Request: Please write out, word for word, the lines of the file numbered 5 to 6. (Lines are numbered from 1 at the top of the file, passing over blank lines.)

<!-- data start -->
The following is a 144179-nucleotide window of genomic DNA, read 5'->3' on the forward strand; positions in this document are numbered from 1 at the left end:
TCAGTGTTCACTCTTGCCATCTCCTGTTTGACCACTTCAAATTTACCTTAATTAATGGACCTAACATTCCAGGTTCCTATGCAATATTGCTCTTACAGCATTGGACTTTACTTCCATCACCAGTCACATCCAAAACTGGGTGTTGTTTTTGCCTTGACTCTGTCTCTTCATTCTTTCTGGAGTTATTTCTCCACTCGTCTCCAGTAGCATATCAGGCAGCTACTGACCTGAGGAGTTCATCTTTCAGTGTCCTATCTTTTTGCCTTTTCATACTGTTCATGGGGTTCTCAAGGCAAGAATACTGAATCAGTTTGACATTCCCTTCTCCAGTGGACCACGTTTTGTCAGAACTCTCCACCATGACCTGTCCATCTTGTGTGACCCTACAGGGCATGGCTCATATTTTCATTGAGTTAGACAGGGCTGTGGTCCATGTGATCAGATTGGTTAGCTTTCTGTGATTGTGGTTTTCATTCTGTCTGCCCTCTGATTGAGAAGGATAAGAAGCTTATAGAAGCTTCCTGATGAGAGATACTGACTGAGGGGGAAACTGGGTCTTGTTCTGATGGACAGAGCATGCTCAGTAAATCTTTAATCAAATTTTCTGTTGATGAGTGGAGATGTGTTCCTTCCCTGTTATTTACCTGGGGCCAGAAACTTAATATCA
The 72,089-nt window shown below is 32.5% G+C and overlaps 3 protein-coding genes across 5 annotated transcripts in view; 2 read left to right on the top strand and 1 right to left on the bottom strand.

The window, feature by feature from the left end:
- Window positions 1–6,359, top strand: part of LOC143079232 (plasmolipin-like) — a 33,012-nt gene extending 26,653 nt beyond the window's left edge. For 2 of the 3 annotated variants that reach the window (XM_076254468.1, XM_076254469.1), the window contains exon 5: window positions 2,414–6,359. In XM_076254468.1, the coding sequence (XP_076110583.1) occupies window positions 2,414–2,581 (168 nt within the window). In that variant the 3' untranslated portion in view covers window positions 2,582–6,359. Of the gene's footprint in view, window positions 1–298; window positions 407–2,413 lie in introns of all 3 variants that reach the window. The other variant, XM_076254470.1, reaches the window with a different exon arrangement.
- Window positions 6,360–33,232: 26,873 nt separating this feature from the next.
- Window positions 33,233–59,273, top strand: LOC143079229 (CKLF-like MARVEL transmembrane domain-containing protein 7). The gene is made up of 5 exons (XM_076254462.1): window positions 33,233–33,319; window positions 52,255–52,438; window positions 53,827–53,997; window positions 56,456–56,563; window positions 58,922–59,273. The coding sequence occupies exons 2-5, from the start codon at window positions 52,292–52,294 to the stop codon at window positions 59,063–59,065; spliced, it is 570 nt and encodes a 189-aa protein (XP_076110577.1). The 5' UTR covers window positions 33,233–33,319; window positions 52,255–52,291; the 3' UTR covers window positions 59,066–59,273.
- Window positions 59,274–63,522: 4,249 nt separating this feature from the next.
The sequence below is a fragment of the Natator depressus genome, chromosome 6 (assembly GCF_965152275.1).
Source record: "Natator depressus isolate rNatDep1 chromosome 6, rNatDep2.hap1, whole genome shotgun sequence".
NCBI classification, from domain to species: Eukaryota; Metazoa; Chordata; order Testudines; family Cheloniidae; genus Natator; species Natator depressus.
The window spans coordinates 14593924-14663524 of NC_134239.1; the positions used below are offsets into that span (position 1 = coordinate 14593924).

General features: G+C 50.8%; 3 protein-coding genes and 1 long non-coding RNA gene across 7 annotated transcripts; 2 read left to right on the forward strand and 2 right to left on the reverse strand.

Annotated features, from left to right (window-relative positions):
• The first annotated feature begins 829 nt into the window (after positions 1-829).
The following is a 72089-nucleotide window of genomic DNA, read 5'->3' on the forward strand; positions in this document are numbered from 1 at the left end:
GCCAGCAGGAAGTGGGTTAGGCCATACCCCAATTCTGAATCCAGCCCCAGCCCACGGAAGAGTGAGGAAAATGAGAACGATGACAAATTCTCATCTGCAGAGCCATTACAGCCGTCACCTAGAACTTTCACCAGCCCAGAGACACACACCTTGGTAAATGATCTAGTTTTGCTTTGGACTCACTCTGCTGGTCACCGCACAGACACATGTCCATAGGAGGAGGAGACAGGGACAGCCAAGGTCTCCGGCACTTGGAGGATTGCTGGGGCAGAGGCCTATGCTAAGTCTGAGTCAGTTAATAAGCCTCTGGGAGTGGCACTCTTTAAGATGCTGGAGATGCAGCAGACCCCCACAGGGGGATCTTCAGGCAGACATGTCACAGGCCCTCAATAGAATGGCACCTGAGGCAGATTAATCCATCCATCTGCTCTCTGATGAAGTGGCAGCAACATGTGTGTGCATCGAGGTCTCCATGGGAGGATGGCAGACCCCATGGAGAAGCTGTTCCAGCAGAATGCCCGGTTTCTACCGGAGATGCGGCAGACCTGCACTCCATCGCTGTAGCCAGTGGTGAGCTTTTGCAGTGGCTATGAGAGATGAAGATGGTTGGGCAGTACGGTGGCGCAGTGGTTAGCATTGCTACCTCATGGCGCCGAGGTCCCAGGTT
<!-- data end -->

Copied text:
- Window positions 1–6,359, top strand: part of LOC143079232 (plasmolipin-like) — a 33,012-nt gene extending 26,653 nt beyond the window's left edge. For 2 of the 3 annotated variants that reach the window (XM_076254468.1, XM_076254469.1), the window contains exon 5: window positions 2,414–6,359. In XM_076254468.1, the coding sequence (XP_076110583.1) occupies window positions 2,414–2,581 (168 nt within the window). In that variant the 3' untranslated portion in view covers window positions 2,582–6,359. Of the gene's footprint in view, window positions 1–298; window positions 407–2,413 lie in introns of all 3 variants that reach the window. The other variant, XM_076254470.1, reaches the window with a different exon arrangement.
- Window positions 6,360–33,232: 26,873 nt separating this feature from the next.